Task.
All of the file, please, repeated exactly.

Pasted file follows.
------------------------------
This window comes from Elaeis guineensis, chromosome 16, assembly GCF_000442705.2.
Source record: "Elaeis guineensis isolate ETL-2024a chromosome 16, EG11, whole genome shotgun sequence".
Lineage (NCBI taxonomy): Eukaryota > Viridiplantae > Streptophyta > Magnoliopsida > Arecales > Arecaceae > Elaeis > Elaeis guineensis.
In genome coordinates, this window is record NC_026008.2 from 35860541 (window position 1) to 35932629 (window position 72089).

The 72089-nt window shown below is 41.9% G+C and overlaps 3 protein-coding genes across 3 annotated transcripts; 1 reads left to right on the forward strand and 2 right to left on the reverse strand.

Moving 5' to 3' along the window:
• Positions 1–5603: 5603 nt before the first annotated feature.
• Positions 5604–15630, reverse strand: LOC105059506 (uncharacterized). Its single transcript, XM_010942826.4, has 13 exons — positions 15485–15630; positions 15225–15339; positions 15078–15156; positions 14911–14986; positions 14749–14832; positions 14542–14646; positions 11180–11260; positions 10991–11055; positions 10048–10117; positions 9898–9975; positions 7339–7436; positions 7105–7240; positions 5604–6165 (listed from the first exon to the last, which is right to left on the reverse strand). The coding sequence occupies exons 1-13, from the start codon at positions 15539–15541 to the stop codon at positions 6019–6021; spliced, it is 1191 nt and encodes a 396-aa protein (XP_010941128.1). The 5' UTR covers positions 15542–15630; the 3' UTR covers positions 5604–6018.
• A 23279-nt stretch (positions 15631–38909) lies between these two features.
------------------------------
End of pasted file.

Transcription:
This window comes from Elaeis guineensis, chromosome 16, assembly GCF_000442705.2.
Source record: "Elaeis guineensis isolate ETL-2024a chromosome 16, EG11, whole genome shotgun sequence".
Lineage (NCBI taxonomy): Eukaryota > Viridiplantae > Streptophyta > Magnoliopsida > Arecales > Arecaceae > Elaeis > Elaeis guineensis.
In genome coordinates, this window is record NC_026008.2 from 35860541 (window position 1) to 35932629 (window position 72089).

The 72089-nt window shown below is 41.9% G+C and overlaps 3 protein-coding genes across 3 annotated transcripts; 1 reads left to right on the forward strand and 2 right to left on the reverse strand.

Moving 5' to 3' along the window:
• Positions 1–5603: 5603 nt before the first annotated feature.
• Positions 5604–15630, reverse strand: LOC105059506 (uncharacterized). Its single transcript, XM_010942826.4, has 13 exons — positions 15485–15630; positions 15225–15339; positions 15078–15156; positions 14911–14986; positions 14749–14832; positions 14542–14646; positions 11180–11260; positions 10991–11055; positions 10048–10117; positions 9898–9975; positions 7339–7436; positions 7105–7240; positions 5604–6165 (listed from the first exon to the last, which is right to left on the reverse strand). The coding sequence occupies exons 1-13, from the start codon at positions 15539–15541 to the stop codon at positions 6019–6021; spliced, it is 1191 nt and encodes a 396-aa protein (XP_010941128.1). The 5' UTR covers positions 15542–15630; the 3' UTR covers positions 5604–6018.
• A 23279-nt stretch (positions 15631–38909) lies between these two features.